I would argue that there’s been plenty of protesting of the shelter on 95th Street and the way it’s being run. After the fact. But there was no opportunity for community input or response before it got created. At least here there’s an opportunity being given to the community to express an opinion.

            • LuLu says:

              I happen to know Neighborhood in the Nineties reached out to the school and the parents and no one wanted to get involved…because of politics.

    3. Paul RL says:

      This new building will be a wonderful development for the area, bringing in young people and families that will help support our local businesses and breathe new life into the area. It’s exactly what we need here, and more of it!

      • Bruce Bernstein says:

        so i guess the people protesting were not “young people and families”?

      • Mark says:

        Isn’t that the funky SRO block you are always complaining about? More yuppies won’t erase your xenophobic fears of lower income people of color walking down your street. You’re going to have to compromise that this isn’t the luxurious Upper East Side or Tribeca. The Upper West Side is its own character and this building does not fit into it. Could the building be any more hideous?

        • Paul RL says:

          Okay, Mark, I’ll bite.

          1) While I don’t exactly love the new facade, I really dislike the old one. If I had my way, I would change both the new and old facades to be more in keeping with the surrounding buildings. But i don’t think that’s what this argument is about.

          2) What does my support of this project, which will displace no one, have to do with “xenophobia”? Oh, right, the homeless shelter. And your obvious desire to cry “racism!” for no apparent reason. Yes, I and the majority of my neighbors (as well as CM Helen Rosenthal) believe that our immediate area is oversaturated with homeless shelters and other supportive facilities, and that they have had a major detrimental effect on our neighborhood over the past few years. “Freedom House” is particularly bothersome to me as a parent because it is known to house residents with outstanding arrest warrants – DIRECTLY across from PS75.

          3) While I don’t fear the dreaded Upper East Side the way you obviously do, I have always loved my UWS because of it’s quirky and diverse character. But in the past few years, at least in the West ’90’s, it’s become defined more so by its homeless shelters, panhandlers, and mentally unstable characters walking the streets. I’ve lived here long enough to see the change. Perhaps if you opened your eyes you’d see it too.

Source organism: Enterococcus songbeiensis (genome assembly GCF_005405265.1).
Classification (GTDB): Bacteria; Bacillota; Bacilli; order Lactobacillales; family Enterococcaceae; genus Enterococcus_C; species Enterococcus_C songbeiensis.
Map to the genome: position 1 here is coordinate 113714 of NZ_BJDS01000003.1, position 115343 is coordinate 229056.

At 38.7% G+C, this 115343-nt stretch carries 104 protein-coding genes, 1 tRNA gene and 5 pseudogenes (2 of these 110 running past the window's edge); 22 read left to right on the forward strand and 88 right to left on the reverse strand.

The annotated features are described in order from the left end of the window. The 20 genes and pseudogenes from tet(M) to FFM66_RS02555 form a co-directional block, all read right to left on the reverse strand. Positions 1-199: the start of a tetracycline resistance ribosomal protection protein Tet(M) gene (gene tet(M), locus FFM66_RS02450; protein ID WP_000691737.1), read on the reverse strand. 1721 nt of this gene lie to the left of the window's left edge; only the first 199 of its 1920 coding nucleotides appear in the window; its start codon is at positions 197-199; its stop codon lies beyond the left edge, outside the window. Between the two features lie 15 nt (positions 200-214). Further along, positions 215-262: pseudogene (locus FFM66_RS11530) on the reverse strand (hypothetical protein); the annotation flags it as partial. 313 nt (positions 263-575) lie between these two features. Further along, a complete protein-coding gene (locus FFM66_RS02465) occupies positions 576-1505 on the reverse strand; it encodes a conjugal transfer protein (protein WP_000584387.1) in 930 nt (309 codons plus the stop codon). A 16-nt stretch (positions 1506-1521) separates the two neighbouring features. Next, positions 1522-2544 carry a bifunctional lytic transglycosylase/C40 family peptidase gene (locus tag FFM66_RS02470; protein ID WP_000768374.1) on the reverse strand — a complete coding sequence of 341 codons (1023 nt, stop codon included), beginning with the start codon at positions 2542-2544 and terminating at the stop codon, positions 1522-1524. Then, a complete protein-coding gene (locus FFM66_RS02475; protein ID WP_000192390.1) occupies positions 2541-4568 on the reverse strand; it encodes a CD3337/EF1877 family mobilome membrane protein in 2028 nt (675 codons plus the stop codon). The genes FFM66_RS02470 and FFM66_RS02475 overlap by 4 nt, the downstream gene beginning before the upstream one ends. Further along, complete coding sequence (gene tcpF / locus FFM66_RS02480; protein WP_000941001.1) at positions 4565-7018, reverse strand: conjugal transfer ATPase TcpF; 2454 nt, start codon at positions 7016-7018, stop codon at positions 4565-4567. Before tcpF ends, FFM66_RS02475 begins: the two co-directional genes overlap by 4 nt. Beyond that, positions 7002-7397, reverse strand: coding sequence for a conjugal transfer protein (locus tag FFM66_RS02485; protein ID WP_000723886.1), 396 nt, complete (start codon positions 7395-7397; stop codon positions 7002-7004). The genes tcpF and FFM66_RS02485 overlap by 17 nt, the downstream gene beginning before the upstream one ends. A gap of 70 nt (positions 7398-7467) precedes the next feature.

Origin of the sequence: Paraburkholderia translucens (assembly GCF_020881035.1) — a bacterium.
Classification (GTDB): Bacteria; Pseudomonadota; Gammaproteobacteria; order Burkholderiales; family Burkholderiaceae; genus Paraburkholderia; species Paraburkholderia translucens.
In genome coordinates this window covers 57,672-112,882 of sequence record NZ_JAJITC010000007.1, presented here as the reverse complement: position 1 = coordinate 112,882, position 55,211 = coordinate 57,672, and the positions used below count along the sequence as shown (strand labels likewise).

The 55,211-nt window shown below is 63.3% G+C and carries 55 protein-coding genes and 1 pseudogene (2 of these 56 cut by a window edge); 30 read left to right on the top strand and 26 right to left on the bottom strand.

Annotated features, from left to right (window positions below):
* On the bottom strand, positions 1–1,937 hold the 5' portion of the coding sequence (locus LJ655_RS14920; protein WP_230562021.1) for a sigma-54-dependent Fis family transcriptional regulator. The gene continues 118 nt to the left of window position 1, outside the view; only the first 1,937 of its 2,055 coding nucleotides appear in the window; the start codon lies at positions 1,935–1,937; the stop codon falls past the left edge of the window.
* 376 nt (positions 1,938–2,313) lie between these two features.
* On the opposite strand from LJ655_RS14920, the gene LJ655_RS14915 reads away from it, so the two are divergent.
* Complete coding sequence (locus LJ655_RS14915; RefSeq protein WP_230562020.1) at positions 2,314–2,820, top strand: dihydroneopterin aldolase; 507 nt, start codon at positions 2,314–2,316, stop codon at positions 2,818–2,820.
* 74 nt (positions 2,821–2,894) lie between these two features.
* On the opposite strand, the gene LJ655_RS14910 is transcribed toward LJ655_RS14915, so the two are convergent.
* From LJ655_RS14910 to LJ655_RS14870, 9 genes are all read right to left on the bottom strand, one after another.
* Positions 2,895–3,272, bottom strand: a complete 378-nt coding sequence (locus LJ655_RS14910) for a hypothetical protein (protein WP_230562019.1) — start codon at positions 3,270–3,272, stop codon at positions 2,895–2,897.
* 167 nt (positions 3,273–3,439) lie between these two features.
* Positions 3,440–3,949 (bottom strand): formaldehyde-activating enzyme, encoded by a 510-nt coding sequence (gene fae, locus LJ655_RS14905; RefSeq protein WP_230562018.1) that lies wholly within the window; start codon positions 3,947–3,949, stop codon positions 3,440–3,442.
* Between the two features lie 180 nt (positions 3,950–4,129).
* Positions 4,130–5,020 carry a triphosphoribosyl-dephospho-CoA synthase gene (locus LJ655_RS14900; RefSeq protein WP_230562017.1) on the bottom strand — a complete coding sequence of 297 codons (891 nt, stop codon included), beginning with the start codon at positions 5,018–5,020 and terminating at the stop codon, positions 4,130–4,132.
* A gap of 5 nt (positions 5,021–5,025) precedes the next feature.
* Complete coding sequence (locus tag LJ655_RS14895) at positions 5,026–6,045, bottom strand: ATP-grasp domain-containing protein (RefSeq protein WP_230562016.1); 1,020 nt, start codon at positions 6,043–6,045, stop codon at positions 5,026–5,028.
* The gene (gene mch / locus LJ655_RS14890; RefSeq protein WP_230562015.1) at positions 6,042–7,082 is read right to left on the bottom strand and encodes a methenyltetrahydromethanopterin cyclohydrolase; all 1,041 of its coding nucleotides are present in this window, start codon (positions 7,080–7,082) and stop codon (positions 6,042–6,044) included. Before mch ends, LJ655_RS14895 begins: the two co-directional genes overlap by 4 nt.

• Bruce Bernstein says:

        he also supported the Salvation Army in its attempt to sell the Williams across the street and throw the senior residents out of their homes — he said it would “improve the neighborhood.”

        (yes, he said he wanted existing seniors “grandfathered” in, but if the sale goes through of course that won’t happen… and the seniors know it.)

    4. Bruce Bernstein says:

      by the way, it was a MUCH bigger crowd, at 7:30 in the AM, than is shown in the photo.

    5. Emmaia Gelman says:

      PS75 parents aren’t objecting to construction, we’re objecting to a DOB permitting process that can and does approve massive street upheaval and construction danger without an reference to what’s around it. The city has conflicting policies. Out of one side of its mouth it’s saying 95th and West End is a dangerous intersection — and it is deadly, we unfortunately know. Out of the other side it’s saying you can close a lane where West Side Highway exit traffic is squeezing through, park a crane there for two years, and send angry drivers shooting into the intersection that kids have to cross to reach the school.

      The construction will also a mean huge amount of noise that will make it really hard for kids to learn while it’s happening. There are rules to protect tenants from that noise, at least theoretically — start times and end times that recognize people can’t really conduct normal activities while construction is active. But school operates at the same time that construction operates. What then?

      So what we’re saying is, have some sense about this, and don’t destroy a great community school in the name of neighborhood-building. (Not sure about calling that “progress” when the city is pretty hard up for decent schools.)

      Also, this is only one of three huge planned construction projects all within a block of each other — one on each side of the school. Which one is it okay for us to protest? Or should we just have the kids wear hard hats to school?

      • Bruce Bernstein says:

        Emmaia, which are the other two? I heard at the rally that they were tearing down the building on the NW corner of 96 and West End?

        • Emmaia Gelman says:

          The other two projects are the Williams and something to replace the shuttered deli on 96th and West End.

    6. Lisa says:

      This is a huge, complex project.

      The traffic – West Side Highway & West End Ave – would be a nightmare, wouldn’t it?

      And truly do not understand how it can be safe to do construction above an occupied building?

      • Its done all the time. There are a number of buildings that have been constructed that way on the UWS. There are even some where they’ve built underneath.

    7. 9d8b7988045e4953a882 says:

      The NYC population is growing, and we need to build a lot more housing. People like this who try to stop every construction project are one of the reasons that the rent is so high.

      • bruce Bernstein says:

        that is just ludicrous. this will be a luxury development, and the building is currently mostly rent stabilized. the landlord / developer is doing his best to rid the building of rent stabilized apts… so this development will actually RAISE rents, not lower them.

        • Elizabeth says:

          Right on Bruce! All the new housing going up is “luxury”, nothing for the “regular” guy.
          Landlords aren’t interested in keeping rents affordable.

          • LuLu says:

            I don’t understand why people fail to understand that if you don’t build market rate housing then there is more pressure on traditionally affordable. The people with money are going to go somewhere, and if they don’t get the new units, they move in to the older housing stock pushing up rents and driving older/poorer tenants out. Housing must be built for all income levels, in every neighborhood. It is the 90s turn for more market rate to balance the subsidized. Healthy communities are mixed communities, and that includes the rich you all hate so much.

    8. ELJ says: